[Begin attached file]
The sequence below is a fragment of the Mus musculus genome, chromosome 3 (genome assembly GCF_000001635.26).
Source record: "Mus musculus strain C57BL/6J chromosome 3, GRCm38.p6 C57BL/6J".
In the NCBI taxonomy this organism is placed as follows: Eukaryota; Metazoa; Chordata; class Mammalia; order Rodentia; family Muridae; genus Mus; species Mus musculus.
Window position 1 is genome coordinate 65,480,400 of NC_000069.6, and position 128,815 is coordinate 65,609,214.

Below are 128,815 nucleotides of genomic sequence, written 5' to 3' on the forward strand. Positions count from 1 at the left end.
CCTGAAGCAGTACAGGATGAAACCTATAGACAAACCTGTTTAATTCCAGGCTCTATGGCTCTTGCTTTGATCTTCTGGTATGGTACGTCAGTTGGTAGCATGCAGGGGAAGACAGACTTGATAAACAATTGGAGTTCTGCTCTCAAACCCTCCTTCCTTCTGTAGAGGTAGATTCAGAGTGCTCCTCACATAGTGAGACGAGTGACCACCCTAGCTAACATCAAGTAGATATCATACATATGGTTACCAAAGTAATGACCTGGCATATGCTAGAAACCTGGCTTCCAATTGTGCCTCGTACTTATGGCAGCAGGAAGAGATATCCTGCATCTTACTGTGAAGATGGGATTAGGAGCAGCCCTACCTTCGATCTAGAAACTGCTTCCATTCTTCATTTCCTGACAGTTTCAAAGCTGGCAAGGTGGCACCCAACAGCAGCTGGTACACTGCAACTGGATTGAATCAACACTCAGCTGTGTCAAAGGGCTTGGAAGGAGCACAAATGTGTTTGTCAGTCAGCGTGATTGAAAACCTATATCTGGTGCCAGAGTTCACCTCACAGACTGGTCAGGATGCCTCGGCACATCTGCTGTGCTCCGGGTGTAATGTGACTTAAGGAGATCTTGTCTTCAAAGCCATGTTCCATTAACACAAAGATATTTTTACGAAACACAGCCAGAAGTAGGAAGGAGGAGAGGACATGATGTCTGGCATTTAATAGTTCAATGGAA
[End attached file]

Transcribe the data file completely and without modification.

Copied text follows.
The sequence below is a fragment of the Mus musculus genome, chromosome 3 (genome assembly GCF_000001635.26).
Source record: "Mus musculus strain C57BL/6J chromosome 3, GRCm38.p6 C57BL/6J".
In the NCBI taxonomy this organism is placed as follows: Eukaryota; Metazoa; Chordata; class Mammalia; order Rodentia; family Muridae; genus Mus; species Mus musculus.
Window position 1 is genome coordinate 65,480,400 of NC_000069.6, and position 128,815 is coordinate 65,609,214.

Below are 128,815 nucleotides of genomic sequence, written 5' to 3' on the forward strand. Positions count from 1 at the left end.
CCTGAAGCAGTACAGGATGAAACCTATAGACAAACCTGTTTAATTCCAGGCTCTATGGCTCTTGCTTTGATCTTCTGGTATGGTACGTCAGTTGGTAGCATGCAGGGGAAGACAGACTTGATAAACAATTGGAGTTCTGCTCTCAAACCCTCCTTCCTTCTGTAGAGGTAGATTCAGAGTGCTCCTCACATAGTGAGACGAGTGACCACCCTAGCTAACATCAAGTAGATATCATACATATGGTTACCAAAGTAATGACCTGGCATATGCTAGAAACCTGGCTTCCAATTGTGCCTCGTACTTATGGCAGCAGGAAGAGATATCCTGCATCTTACTGTGAAGATGGGATTAGGAGCAGCCCTACCTTCGATCTAGAAACTGCTTCCATTCTTCATTTCCTGACAGTTTCAAAGCTGGCAAGGTGGCACCCAACAGCAGCTGGTACACTGCAACTGGATTGAATCAACACTCAGCTGTGTCAAAGGGCTTGGAAGGAGCACAAATGTGTTTGTCAGTCAGCGTGATTGAAAACCTATATCTGGTGCCAGAGTTCACCTCACAGACTGGTCAGGATGCCTCGGCACATCTGCTGTGCTCCGGGTGTAATGTGACTTAAGGAGATCTTGTCTTCAAAGCCATGTTCCATTAACACAAAGATATTTTTACGAAACACAGCCAGAAGTAGGAAGGAGGAGAGGACATGATGTCTGGCATTTAATAGTTCAATGGAA